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January 18, 2012
The Wikipedia blackout presents a horrifying picture of a world with no knowledge. So does the Fox News website, which is running normally.
Andy Daglas (via kateoplis)

Quote of the night. 
1:36 // 2 years ago

"Today is gonna be the the day/Wikipedia’s gonna close for you/By now you should’ve known how/Jimmy Wales was gonna screw you fools/I can’t believe that anybody acts the way you do/About research”

'F*@& me', the words are in the tweets/Of the kids who all ignored the news/Not sure you’d heard of it before?/This blackout against SOPA’s rule/Didn’t you see the giant message plastered on the page/For ‘Mountain Dew’?”

"And all the time I have to work is fading/And all the tools I have to search are missing/There are many things that I/Would like to find tonight/But I don’t know how”

"And you say ‘maybe/I’m gonna play a game/or something/’cause after all/I’m a slacker, y’all’”

1:27 // 2 years ago
1:25 // 2 years ago
What you guys will see if you head to the blog today. It’ll only show up once and will go away quickly. Promise.

What you guys will see if you head to the blog today. It’ll only show up once and will go away quickly. Promise.

1:02 // 2 years ago
Google’s homepage today.

Google’s homepage today.

0:34 // 2 years ago
January 17, 2012

nhaler says: Re: WP, Guardian, NPR: That sounds like a tacit stance of opposition, if they haven't already declared outright support for Wikipedia's protest or protest of SOPA/PIPA in general. By posturing themselves as the supporter of a movement which 'fills in' the void Wikipedia leaves at that time, it's quite easy to present yourself as a guardian of 'free information', even though they're economically-driven multinational corporate conglomerates.

» SFB says: That’s basically it. It’s enabling the opposition without showing a side either way. That’s actually a great way of handling it, if you ask us. Remember, most traditional news orgs tend to err on the side of free speech. This and the Chris Hayes piece from the weekend are like lesson plans in objectively handling SOPA. — Ernie @ SFB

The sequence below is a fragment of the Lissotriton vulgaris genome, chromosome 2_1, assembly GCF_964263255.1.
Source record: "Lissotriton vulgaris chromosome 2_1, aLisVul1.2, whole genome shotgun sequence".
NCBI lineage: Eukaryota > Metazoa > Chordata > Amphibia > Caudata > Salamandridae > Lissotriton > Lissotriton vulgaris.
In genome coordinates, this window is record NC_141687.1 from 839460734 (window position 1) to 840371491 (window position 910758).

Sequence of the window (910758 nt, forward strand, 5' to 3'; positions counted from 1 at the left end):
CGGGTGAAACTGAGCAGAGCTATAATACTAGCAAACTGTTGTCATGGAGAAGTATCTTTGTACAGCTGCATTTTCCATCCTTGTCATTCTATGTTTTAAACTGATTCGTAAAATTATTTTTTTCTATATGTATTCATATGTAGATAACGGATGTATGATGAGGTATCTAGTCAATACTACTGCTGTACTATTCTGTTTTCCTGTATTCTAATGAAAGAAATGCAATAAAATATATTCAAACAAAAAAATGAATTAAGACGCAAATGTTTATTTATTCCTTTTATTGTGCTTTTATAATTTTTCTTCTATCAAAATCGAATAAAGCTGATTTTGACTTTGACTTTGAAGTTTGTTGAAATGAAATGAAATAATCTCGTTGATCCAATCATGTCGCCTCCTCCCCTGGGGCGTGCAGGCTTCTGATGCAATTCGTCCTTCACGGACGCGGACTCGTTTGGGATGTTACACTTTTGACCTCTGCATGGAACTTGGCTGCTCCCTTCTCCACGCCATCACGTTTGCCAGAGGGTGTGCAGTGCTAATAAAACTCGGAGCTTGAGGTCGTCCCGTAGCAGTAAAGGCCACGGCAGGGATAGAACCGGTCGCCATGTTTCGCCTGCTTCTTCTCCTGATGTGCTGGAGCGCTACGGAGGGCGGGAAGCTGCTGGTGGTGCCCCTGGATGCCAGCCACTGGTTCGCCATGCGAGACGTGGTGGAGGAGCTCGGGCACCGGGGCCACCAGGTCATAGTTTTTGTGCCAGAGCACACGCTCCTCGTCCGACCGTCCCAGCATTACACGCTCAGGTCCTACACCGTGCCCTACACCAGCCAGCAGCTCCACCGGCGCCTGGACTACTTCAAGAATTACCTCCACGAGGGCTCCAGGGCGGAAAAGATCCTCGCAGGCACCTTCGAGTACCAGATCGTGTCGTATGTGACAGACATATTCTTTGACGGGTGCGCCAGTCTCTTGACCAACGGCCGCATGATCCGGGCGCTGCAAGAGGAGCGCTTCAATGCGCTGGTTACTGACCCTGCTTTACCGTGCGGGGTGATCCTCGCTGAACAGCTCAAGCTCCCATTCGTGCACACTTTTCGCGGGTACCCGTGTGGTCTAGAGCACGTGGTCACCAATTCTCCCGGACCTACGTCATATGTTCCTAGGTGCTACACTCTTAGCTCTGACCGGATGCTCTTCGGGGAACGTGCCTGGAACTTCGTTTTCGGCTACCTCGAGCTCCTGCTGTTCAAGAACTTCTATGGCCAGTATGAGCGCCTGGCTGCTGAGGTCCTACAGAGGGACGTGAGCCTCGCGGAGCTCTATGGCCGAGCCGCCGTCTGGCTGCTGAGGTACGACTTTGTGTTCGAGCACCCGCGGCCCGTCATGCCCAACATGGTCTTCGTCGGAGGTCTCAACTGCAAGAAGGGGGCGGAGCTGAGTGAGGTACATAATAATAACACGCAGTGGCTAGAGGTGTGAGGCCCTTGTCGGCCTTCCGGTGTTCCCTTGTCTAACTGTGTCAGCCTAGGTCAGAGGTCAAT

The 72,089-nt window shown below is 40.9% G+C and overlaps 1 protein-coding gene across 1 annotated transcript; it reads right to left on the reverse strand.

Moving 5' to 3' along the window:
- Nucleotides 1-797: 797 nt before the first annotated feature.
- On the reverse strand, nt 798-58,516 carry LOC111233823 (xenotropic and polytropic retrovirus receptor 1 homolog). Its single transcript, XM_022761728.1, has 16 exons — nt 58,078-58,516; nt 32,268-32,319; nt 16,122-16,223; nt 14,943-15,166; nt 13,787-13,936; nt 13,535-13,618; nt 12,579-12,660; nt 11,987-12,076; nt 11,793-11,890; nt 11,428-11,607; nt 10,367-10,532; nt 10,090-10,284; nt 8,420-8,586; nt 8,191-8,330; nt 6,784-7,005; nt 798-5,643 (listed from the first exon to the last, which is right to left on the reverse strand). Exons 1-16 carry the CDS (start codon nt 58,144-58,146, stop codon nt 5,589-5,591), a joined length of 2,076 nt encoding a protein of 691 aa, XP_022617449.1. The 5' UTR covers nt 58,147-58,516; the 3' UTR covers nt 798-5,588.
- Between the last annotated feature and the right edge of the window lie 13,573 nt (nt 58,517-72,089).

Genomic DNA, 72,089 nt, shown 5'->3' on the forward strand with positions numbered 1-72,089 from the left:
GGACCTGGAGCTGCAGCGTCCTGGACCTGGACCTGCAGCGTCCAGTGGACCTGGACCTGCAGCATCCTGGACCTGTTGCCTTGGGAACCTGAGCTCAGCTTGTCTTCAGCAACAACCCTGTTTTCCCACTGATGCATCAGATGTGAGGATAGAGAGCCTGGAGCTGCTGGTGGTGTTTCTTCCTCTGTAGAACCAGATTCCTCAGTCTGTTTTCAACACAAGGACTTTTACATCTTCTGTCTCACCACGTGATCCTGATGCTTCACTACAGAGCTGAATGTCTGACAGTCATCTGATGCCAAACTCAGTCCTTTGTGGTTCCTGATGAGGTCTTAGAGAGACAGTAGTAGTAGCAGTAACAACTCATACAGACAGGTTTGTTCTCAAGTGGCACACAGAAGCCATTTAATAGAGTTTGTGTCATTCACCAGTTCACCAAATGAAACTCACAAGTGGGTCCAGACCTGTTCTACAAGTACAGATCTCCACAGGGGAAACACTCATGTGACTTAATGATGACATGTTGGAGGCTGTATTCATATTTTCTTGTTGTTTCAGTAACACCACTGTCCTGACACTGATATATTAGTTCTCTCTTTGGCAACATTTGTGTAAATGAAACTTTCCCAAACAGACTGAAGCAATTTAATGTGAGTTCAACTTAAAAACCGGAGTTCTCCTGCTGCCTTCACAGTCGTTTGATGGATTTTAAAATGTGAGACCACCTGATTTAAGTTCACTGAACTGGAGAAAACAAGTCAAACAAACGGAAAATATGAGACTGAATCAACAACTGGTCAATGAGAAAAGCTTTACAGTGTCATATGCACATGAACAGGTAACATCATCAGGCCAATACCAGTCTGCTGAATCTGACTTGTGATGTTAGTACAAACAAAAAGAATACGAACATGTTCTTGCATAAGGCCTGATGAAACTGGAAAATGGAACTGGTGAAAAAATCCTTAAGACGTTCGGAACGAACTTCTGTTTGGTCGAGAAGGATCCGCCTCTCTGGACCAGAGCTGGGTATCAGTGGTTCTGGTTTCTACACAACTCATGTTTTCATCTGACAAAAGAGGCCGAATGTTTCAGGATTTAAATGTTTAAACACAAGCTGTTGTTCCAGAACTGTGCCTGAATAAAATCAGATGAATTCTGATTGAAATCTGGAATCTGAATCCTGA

nhaler responds: Perhaps I should I have clarified that I think this positioning is fraudulent. Most media corps, with their corporate-backing and near-monopolistic hold on cable broadcast resources, are quite content with strict copyright and free speach policy. Many of them are/share the same parent companies funding these lawsuits and lobbyists who brought SOPA and PIPA here in the first place, remember. (That’s without even getting into the history of media/State subservience.)

» SFB responds: I work for the WaPo company, remember (though the blog is independent). It’s not as bad as you think it is; freedom of speech is respected by newspapers. They built their names on it so they tend to respect it. Not every media org owns a movie studio. And the ones involved in altwiki don’t have such corporate conflicts. Either way, point noted. — Ernie @ SFB

22:08 // 2 years ago
21:57 // 2 years ago

ayyjam says: Anyone who reads SFB already knows about SOPA so you'd be doing us a disservice to blackout. The worthy news services like yourself need to keep us up to date while those websites, such as Wikipedia, that reach an unaware audience take care of getting their attention.